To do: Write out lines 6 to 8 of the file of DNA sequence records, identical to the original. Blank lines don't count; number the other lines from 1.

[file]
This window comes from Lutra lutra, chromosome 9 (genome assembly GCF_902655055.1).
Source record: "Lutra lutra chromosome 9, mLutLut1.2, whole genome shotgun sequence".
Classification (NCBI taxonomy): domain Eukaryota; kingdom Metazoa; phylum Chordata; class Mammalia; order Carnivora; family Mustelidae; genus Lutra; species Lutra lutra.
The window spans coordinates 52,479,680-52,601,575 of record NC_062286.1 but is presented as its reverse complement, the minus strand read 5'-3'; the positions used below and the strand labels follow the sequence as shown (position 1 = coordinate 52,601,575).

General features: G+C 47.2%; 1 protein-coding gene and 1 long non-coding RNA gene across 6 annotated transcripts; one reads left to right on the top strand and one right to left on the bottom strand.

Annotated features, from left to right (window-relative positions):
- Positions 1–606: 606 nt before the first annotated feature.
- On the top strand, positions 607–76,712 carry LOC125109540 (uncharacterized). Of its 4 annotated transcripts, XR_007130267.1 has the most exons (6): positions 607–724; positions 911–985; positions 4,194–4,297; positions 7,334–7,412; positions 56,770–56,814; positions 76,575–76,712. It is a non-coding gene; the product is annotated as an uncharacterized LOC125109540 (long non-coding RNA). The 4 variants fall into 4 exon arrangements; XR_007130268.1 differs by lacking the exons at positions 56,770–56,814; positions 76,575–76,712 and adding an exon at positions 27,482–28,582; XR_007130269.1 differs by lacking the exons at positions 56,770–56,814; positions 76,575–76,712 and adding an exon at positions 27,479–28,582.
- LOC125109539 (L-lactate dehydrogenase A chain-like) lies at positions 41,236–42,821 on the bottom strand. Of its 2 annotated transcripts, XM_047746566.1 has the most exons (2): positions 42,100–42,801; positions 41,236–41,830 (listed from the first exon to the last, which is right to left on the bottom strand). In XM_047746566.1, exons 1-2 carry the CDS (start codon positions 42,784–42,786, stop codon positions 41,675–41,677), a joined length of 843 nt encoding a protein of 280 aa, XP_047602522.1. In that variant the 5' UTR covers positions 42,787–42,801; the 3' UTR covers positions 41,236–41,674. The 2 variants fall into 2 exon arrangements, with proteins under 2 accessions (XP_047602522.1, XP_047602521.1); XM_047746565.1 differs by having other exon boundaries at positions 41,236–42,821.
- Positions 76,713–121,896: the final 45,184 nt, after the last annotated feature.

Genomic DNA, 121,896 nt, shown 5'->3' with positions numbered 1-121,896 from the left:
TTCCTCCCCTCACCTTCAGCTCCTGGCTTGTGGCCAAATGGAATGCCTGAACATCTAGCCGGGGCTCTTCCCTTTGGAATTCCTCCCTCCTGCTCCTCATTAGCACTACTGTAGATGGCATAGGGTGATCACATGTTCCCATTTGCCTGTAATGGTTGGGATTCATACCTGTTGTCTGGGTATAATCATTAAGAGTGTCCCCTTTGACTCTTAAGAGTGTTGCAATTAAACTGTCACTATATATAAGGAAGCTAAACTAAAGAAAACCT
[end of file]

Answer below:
Annotated features, from left to right (window-relative positions):
- Positions 1–606: 606 nt before the first annotated feature.
- On the top strand, positions 607–76,712 carry LOC125109540 (uncharacterized). Of its 4 annotated transcripts, XR_007130267.1 has the most exons (6): positions 607–724; positions 911–985; positions 4,194–4,297; positions 7,334–7,412; positions 56,770–56,814; positions 76,575–76,712. It is a non-coding gene; the product is annotated as an uncharacterized LOC125109540 (long non-coding RNA). The 4 variants fall into 4 exon arrangements; XR_007130268.1 differs by lacking the exons at positions 56,770–56,814; positions 76,575–76,712 and adding an exon at positions 27,482–28,582; XR_007130269.1 differs by lacking the exons at positions 56,770–56,814; positions 76,575–76,712 and adding an exon at positions 27,479–28,582.